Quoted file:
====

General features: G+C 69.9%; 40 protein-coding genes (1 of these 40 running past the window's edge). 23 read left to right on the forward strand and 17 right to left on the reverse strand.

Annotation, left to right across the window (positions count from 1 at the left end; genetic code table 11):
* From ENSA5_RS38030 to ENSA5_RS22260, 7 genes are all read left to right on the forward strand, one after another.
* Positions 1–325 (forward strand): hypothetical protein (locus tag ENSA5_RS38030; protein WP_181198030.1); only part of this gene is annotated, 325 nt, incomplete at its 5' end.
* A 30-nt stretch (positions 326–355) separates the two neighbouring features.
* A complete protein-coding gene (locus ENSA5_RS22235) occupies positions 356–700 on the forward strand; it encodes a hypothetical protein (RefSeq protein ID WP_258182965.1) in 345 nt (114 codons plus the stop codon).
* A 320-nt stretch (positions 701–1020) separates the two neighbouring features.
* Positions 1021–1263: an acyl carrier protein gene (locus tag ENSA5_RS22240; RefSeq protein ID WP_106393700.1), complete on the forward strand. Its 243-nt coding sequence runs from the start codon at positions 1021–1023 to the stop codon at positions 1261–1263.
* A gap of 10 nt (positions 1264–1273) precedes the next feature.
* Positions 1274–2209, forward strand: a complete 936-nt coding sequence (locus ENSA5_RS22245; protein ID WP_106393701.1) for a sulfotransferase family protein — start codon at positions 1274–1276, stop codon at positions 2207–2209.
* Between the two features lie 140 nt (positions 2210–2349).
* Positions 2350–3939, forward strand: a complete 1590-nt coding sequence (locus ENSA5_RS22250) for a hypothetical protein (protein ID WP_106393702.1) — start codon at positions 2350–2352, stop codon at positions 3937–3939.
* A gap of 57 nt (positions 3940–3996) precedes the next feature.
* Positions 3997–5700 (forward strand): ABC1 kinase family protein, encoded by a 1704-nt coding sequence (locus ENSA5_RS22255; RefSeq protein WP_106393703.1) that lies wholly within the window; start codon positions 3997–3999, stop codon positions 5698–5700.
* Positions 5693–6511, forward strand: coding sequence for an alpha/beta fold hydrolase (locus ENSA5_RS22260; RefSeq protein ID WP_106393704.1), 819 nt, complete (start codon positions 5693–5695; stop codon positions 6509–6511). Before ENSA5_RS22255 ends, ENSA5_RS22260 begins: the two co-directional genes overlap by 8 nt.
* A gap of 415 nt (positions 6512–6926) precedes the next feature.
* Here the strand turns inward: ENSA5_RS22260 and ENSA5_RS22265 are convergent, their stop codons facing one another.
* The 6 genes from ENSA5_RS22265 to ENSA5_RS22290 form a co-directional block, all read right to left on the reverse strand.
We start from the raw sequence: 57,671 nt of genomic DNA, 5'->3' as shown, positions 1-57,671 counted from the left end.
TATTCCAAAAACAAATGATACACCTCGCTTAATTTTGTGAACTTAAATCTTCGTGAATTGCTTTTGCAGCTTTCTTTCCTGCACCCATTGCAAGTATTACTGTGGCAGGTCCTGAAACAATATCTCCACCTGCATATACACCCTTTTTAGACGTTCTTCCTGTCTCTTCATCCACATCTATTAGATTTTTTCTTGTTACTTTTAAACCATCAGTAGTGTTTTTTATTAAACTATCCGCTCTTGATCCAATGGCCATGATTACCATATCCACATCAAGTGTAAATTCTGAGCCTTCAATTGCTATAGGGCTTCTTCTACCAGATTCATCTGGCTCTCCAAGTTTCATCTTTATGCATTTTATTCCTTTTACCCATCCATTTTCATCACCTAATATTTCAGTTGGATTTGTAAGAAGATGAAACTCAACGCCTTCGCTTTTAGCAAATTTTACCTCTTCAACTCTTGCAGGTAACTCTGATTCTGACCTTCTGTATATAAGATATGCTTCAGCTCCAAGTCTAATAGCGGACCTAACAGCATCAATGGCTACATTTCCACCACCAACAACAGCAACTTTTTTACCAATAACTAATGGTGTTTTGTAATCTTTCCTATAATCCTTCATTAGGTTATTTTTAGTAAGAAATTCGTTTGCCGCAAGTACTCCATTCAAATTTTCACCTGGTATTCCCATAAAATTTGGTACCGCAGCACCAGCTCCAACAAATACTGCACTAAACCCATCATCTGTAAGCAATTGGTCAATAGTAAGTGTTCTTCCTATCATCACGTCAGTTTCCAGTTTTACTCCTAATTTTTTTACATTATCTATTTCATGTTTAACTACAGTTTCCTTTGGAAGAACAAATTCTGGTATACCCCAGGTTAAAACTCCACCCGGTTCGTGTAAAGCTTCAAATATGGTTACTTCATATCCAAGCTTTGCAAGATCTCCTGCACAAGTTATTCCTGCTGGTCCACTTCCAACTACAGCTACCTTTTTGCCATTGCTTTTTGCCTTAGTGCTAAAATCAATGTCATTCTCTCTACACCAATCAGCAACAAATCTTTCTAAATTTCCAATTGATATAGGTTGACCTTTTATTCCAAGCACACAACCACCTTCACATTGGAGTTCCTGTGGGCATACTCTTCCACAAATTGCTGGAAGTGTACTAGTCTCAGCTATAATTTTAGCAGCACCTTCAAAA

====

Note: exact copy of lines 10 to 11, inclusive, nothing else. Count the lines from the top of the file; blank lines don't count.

* Positions 1274–2209, forward strand: a complete 936-nt coding sequence (locus ENSA5_RS22245; protein ID WP_106393701.1) for a sulfotransferase family protein — start codon at positions 1274–1276, stop codon at positions 2207–2209.
* Between the two features lie 140 nt (positions 2210–2349).